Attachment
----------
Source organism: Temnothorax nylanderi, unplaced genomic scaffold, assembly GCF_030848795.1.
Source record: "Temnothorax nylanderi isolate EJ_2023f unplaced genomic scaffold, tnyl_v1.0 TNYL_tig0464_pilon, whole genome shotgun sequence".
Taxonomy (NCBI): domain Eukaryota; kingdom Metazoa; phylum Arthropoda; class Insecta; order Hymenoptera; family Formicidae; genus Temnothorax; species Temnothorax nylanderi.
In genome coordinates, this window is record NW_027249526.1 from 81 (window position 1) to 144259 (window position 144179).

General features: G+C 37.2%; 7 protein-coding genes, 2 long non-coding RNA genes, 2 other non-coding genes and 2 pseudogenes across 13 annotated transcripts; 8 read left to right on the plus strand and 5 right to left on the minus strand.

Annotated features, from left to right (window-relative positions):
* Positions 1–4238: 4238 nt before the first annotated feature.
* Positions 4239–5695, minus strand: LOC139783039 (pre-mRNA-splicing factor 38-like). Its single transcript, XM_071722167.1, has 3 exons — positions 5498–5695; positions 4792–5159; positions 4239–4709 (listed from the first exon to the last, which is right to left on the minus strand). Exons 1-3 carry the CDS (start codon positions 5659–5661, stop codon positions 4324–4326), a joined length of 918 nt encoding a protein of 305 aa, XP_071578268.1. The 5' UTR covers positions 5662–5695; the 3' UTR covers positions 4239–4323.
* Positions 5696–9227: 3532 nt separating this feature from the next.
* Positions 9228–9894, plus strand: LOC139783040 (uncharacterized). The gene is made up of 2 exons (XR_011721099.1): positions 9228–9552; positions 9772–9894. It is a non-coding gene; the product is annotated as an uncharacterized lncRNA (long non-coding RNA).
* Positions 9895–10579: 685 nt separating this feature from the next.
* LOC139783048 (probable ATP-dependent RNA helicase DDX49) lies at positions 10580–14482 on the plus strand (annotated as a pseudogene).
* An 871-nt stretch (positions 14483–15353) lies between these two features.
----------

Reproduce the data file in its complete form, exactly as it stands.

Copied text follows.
Source organism: Temnothorax nylanderi, unplaced genomic scaffold, assembly GCF_030848795.1.
Source record: "Temnothorax nylanderi isolate EJ_2023f unplaced genomic scaffold, tnyl_v1.0 TNYL_tig0464_pilon, whole genome shotgun sequence".
Taxonomy (NCBI): domain Eukaryota; kingdom Metazoa; phylum Arthropoda; class Insecta; order Hymenoptera; family Formicidae; genus Temnothorax; species Temnothorax nylanderi.
In genome coordinates, this window is record NW_027249526.1 from 81 (window position 1) to 144259 (window position 144179).

General features: G+C 37.2%; 7 protein-coding genes, 2 long non-coding RNA genes, 2 other non-coding genes and 2 pseudogenes across 13 annotated transcripts; 8 read left to right on the plus strand and 5 right to left on the minus strand.

Annotated features, from left to right (window-relative positions):
* Positions 1–4238: 4238 nt before the first annotated feature.
* Positions 4239–5695, minus strand: LOC139783039 (pre-mRNA-splicing factor 38-like). Its single transcript, XM_071722167.1, has 3 exons — positions 5498–5695; positions 4792–5159; positions 4239–4709 (listed from the first exon to the last, which is right to left on the minus strand). Exons 1-3 carry the CDS (start codon positions 5659–5661, stop codon positions 4324–4326), a joined length of 918 nt encoding a protein of 305 aa, XP_071578268.1. The 5' UTR covers positions 5662–5695; the 3' UTR covers positions 4239–4323.
* Positions 5696–9227: 3532 nt separating this feature from the next.
* Positions 9228–9894, plus strand: LOC139783040 (uncharacterized). The gene is made up of 2 exons (XR_011721099.1): positions 9228–9552; positions 9772–9894. It is a non-coding gene; the product is annotated as an uncharacterized lncRNA (long non-coding RNA).
* Positions 9895–10579: 685 nt separating this feature from the next.
* LOC139783048 (probable ATP-dependent RNA helicase DDX49) lies at positions 10580–14482 on the plus strand (annotated as a pseudogene).
* An 871-nt stretch (positions 14483–15353) lies between these two features.